Whether for a high school play, dance recital or because the makeup artist broke her hand an hour before the show, every performer should know how to apply their own stage makeup. It can seem like a daunting task to someone who has never done it before. Endless questions will arise about which products you’ll need, how much to use and how to apply it. Or, perhaps you’ve mastered the basics and are looking for character- or era-specific makeup.
Video tutorials are an easy way to learn from others with more experience so you can practice creating a look before the big show.
Here are six helpful YouTube makeup tutorials for performers:
1. Demi Rawling, “Performance Makeup Tutorial”
Demi Rawling introduces herself in her videos as a full-time ballet dancer at the West Australian School of Dance. Her tutorial is basic and features simple stage makeup anyone can use. She provides her viewers with great tips, lists all of her products/shades and explains each step while showing how to apply the products.
2. Kathryn Morgan, “Basic Stage Makeup Tutorial”
A former soloist with the New York City Ballet, Kathryn Morgan is now a performer, teacher and speaker with a successful YouTube channel, blog and podcast. Her video teaches viewers how to do basic stage makeup using neutral colors and gives good tips for multiple roles. Her step-by-step instructions includes suggested products, helpful tips and explanations of how the makeup will look from the audience.
Morgan’s channel has an entire playlist devoted to stage makeup tutorials for a variety of characters. Most of them are ballet characters, but these looks are easily transferrable and good for a variety of characters. She also has a tutorial for audition makeup on her everyday makeup playlist.
3. CoyMakeup, “How to Do an Old-Age Makeup”
In the event your characters calls for old-age makeup, it might be helpful to know how to apply your own. Once you provide your basic base, this is a great tutorial for aging yourself. Makeup artist Sarah Coy does this with three powders and nothing else. It’s pretty impressive. She offers suggestions for finding inspiration and explains the way the skin changes, so there’s an understanding as to why the makeup is being applied in a certain way. Coy has several other makeup tutorials, including ones for geisha, goth, drag and leopard.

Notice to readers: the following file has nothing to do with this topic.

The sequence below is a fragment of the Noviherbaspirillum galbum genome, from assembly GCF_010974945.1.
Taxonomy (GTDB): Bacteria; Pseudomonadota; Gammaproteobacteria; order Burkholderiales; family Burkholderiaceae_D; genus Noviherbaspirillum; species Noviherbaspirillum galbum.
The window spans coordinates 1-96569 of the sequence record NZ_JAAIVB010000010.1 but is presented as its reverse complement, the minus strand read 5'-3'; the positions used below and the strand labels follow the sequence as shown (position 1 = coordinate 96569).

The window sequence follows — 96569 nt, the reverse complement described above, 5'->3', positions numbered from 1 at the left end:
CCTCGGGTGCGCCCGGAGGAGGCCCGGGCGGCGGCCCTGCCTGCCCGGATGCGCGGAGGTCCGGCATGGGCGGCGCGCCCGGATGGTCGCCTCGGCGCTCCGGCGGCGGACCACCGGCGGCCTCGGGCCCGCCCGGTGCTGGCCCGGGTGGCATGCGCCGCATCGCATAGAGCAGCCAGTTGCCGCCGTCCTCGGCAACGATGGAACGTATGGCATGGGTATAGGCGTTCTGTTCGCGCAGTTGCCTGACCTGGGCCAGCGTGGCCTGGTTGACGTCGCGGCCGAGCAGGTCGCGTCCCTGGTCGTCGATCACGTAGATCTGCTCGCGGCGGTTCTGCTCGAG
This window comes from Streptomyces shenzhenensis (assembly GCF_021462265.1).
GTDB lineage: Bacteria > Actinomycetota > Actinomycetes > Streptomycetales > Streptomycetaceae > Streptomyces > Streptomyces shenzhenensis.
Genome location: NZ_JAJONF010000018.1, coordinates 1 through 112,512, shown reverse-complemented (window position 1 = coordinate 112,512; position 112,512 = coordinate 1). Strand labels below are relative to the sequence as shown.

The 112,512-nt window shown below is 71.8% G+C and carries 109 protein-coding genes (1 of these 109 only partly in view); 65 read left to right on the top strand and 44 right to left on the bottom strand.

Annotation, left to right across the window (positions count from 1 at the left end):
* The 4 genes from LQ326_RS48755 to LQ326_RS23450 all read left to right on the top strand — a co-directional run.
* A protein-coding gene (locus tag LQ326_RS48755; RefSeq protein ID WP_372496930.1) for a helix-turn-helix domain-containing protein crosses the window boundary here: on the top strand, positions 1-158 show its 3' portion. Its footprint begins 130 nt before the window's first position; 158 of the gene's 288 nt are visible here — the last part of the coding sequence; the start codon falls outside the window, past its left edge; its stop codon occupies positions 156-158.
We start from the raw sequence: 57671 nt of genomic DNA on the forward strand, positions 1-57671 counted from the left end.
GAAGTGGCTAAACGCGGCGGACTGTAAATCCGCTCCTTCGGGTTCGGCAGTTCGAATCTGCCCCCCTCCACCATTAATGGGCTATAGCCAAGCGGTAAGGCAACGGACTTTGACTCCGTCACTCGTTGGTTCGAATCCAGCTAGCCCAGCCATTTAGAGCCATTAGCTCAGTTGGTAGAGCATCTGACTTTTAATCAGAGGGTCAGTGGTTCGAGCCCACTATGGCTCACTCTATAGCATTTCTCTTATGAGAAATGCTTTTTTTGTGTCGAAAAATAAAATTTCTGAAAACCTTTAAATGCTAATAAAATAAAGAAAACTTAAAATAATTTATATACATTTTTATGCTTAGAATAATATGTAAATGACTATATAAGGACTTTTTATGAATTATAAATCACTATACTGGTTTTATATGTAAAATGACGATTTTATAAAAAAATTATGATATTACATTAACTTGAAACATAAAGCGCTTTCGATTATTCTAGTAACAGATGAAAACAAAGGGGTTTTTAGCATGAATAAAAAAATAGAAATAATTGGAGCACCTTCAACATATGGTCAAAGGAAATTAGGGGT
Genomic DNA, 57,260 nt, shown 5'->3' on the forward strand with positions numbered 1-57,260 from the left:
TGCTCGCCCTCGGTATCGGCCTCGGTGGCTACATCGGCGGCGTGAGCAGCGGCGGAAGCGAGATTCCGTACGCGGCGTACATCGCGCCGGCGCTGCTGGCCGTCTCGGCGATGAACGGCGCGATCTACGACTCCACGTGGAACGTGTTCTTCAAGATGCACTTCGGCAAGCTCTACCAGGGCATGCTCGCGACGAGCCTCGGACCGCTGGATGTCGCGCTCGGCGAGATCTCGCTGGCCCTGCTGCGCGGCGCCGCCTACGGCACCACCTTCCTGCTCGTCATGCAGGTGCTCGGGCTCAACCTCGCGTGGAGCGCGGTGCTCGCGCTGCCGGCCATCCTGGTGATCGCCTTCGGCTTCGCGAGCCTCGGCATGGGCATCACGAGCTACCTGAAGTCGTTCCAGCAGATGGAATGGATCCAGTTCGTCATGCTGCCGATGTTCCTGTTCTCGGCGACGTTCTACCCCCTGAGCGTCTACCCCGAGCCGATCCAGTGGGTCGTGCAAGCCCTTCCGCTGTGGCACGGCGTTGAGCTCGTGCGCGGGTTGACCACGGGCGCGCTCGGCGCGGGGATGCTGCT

4. Lisa Eldridge, “Old Hollywood-Inspired Party Look With Vintage Golds”
Lisa Eldridge is a profesional makeup artist with a long list of celebrity clients and experience, so she certainly knows her stuff. She has an entire playlist of basics in case you are new to makeup application or are looking to improve a specific skill, such as applying false lashes or winged liner. Her channel is especially helpful once you’ve mastered the basics and are looking to achieve historical makeup looks for different shows. She has an entire playlist of vintage, historical and iconic makeup looks as well.
5. JAM Cosmetics, “Stage Makeup”
This tutorial gives an overview of the whole process from start to finish. While it doesn’t break the entire process down in as much detail as some of the other videos, it includes specifics when it comes to eye makeup, one of the more difficult portions of makeup application. They use their own products in the tutorial, but other products in similar colors and shades would work just fine.
6. Zabrena, “Historically Accurate: 1920s Makeup Tutorial”
Again, this channel is great once you’ve mastered the basics and are looking to achieve a specific look to match a character. Beauty and fashion vlogger Zabrena offers a slew of researched historical makeup tutorials, where she shares facts as she applies makeup. She shows viewers techniques from historical periods that can be tailored for the stage by combining them with stage makeup basics.
Don’t be afraid to start over if the application isn’t working right the first time. It might take a few tries. Remember, the right makeup can help both the actor and the audience immerse themselves fully in the character~
Looking for more? Check out these 11 tips for applying your own stage makeup